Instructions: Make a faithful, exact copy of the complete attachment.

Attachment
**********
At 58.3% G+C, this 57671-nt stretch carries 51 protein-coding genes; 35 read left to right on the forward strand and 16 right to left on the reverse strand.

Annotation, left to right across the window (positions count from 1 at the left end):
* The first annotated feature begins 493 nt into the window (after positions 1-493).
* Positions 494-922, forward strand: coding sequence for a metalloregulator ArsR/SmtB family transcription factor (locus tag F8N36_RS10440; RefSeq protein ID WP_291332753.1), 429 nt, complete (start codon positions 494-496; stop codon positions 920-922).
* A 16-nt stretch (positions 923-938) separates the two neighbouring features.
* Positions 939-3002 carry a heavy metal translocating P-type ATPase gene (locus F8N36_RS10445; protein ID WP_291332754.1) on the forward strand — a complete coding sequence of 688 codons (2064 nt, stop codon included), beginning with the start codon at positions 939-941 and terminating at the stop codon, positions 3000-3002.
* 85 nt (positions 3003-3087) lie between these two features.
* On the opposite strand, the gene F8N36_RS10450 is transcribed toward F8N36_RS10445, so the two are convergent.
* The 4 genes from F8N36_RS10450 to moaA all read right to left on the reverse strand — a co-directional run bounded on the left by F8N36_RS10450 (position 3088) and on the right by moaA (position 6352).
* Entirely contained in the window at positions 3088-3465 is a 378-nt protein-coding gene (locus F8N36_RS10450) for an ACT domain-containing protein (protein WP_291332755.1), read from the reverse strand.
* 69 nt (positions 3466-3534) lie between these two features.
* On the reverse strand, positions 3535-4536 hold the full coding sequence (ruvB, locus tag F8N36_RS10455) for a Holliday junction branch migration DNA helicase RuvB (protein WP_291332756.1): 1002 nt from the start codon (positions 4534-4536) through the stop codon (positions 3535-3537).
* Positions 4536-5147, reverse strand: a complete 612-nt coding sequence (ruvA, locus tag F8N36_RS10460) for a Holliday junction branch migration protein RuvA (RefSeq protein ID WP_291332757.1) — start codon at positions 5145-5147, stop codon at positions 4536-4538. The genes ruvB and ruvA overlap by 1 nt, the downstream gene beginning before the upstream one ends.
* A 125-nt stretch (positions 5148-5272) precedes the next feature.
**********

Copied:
At 58.3% G+C, this 57671-nt stretch carries 51 protein-coding genes; 35 read left to right on the forward strand and 16 right to left on the reverse strand.

Annotation, left to right across the window (positions count from 1 at the left end):
* The first annotated feature begins 493 nt into the window (after positions 1-493).
* Positions 494-922, forward strand: coding sequence for a metalloregulator ArsR/SmtB family transcription factor (locus tag F8N36_RS10440; RefSeq protein ID WP_291332753.1), 429 nt, complete (start codon positions 494-496; stop codon positions 920-922).
* A 16-nt stretch (positions 923-938) separates the two neighbouring features.
* Positions 939-3002 carry a heavy metal translocating P-type ATPase gene (locus F8N36_RS10445; protein ID WP_291332754.1) on the forward strand — a complete coding sequence of 688 codons (2064 nt, stop codon included), beginning with the start codon at positions 939-941 and terminating at the stop codon, positions 3000-3002.
* 85 nt (positions 3003-3087) lie between these two features.
* On the opposite strand, the gene F8N36_RS10450 is transcribed toward F8N36_RS10445, so the two are convergent.
* The 4 genes from F8N36_RS10450 to moaA all read right to left on the reverse strand — a co-directional run bounded on the left by F8N36_RS10450 (position 3088) and on the right by moaA (position 6352).
* Entirely contained in the window at positions 3088-3465 is a 378-nt protein-coding gene (locus F8N36_RS10450) for an ACT domain-containing protein (protein WP_291332755.1), read from the reverse strand.
* 69 nt (positions 3466-3534) lie between these two features.
* On the reverse strand, positions 3535-4536 hold the full coding sequence (ruvB, locus tag F8N36_RS10455) for a Holliday junction branch migration DNA helicase RuvB (protein WP_291332756.1): 1002 nt from the start codon (positions 4534-4536) through the stop codon (positions 3535-3537).
* Positions 4536-5147, reverse strand: a complete 612-nt coding sequence (ruvA, locus tag F8N36_RS10460) for a Holliday junction branch migration protein RuvA (RefSeq protein ID WP_291332757.1) — start codon at positions 5145-5147, stop codon at positions 4536-4538. The genes ruvB and ruvA overlap by 1 nt, the downstream gene beginning before the upstream one ends.
* A 125-nt stretch (positions 5148-5272) precedes the next feature.